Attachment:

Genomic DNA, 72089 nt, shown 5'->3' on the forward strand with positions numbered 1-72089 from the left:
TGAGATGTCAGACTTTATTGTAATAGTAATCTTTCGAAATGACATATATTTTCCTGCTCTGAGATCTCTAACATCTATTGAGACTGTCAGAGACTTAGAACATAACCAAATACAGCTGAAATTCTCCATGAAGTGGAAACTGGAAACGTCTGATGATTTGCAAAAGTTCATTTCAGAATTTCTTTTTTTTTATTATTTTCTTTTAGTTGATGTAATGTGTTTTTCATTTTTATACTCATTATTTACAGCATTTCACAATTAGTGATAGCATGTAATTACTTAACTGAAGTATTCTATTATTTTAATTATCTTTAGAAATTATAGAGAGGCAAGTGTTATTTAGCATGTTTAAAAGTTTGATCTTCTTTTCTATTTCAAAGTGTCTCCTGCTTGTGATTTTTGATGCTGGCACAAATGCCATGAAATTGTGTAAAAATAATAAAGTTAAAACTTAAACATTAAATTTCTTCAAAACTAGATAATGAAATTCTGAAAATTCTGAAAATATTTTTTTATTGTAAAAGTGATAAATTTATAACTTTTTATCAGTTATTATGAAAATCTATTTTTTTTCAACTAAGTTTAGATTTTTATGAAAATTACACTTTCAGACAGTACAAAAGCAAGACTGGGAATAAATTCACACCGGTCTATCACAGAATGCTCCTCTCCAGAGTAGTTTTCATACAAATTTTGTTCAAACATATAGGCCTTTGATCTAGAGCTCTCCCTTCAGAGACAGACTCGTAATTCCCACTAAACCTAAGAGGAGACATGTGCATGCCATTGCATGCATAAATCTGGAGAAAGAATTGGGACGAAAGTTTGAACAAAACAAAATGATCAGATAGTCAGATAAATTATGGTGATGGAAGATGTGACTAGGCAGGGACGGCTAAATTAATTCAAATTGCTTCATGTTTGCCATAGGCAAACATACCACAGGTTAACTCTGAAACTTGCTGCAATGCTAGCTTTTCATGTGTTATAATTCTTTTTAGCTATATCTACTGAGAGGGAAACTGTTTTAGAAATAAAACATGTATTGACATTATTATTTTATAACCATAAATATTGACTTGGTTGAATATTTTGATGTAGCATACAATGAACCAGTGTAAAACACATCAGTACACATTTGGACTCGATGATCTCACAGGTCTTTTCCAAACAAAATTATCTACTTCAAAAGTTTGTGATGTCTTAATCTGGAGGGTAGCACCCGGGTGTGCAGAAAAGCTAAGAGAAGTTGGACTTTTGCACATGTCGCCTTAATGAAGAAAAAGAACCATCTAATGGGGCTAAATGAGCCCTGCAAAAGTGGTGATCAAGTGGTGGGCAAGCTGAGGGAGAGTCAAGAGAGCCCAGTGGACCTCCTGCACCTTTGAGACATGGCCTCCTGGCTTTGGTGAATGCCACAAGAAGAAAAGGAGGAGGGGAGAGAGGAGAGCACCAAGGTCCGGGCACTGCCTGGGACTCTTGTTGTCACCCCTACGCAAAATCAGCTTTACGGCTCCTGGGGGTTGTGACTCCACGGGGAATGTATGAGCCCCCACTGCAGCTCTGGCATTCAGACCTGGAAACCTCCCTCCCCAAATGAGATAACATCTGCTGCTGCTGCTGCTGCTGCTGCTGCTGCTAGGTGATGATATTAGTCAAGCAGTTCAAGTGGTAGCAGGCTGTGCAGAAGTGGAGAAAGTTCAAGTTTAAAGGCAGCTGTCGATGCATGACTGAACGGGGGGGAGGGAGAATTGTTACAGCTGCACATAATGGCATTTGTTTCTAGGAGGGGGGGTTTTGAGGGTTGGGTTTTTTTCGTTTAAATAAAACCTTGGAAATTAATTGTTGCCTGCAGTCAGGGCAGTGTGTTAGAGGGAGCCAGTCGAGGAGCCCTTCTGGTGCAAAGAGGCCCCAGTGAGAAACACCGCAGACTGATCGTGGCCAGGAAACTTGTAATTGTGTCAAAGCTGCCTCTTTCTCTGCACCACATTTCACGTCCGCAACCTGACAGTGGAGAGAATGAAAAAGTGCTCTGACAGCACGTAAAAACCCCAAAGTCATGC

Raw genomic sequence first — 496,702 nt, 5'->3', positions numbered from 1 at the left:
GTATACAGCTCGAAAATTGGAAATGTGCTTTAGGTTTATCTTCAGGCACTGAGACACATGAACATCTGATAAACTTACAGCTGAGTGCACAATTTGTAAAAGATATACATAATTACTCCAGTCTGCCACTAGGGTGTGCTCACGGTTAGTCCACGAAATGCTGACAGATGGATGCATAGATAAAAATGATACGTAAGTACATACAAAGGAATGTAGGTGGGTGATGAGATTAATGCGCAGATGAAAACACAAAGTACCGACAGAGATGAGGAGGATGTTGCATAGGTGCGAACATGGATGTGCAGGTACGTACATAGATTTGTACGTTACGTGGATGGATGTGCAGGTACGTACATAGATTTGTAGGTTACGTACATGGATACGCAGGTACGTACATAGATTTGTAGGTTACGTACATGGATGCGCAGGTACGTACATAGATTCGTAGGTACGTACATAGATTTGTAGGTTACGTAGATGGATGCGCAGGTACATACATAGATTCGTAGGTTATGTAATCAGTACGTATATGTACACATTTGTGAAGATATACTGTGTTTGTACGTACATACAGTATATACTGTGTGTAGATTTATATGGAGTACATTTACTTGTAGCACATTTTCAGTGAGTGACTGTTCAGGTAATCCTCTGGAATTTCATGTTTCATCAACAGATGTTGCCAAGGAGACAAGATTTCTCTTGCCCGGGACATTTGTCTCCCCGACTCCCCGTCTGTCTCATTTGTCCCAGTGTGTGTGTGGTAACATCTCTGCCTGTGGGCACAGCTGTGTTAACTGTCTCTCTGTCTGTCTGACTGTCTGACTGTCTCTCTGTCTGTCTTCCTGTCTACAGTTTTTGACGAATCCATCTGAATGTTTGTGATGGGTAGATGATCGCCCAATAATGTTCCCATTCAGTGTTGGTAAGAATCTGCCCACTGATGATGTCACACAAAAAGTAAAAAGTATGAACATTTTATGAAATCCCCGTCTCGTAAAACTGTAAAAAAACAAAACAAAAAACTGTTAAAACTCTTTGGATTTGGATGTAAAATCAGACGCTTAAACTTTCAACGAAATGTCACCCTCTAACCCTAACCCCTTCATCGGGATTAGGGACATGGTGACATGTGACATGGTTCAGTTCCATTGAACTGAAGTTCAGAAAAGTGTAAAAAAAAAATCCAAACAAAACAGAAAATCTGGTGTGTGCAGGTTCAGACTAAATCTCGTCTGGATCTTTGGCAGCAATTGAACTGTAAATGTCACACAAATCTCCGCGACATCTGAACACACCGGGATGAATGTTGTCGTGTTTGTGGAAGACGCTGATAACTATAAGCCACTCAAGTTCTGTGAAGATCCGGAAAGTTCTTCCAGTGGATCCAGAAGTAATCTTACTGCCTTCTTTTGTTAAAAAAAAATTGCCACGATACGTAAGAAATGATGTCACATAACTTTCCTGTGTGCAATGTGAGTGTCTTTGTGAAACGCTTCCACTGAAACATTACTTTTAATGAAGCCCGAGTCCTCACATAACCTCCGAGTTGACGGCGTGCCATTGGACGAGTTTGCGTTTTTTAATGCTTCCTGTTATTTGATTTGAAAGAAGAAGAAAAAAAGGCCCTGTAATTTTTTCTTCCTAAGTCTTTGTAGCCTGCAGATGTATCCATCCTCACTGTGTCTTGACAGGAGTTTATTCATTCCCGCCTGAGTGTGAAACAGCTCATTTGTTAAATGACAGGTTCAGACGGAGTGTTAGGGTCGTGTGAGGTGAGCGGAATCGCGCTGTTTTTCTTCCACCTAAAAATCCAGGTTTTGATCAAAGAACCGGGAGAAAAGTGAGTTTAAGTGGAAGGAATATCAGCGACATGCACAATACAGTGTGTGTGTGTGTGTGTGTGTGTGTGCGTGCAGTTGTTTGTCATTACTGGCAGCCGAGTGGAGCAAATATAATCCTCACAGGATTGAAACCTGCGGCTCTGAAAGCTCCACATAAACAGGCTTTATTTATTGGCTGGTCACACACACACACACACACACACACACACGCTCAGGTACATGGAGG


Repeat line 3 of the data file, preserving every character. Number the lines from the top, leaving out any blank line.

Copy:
Raw genomic sequence first — 496,702 nt, 5'->3', positions numbered from 1 at the left: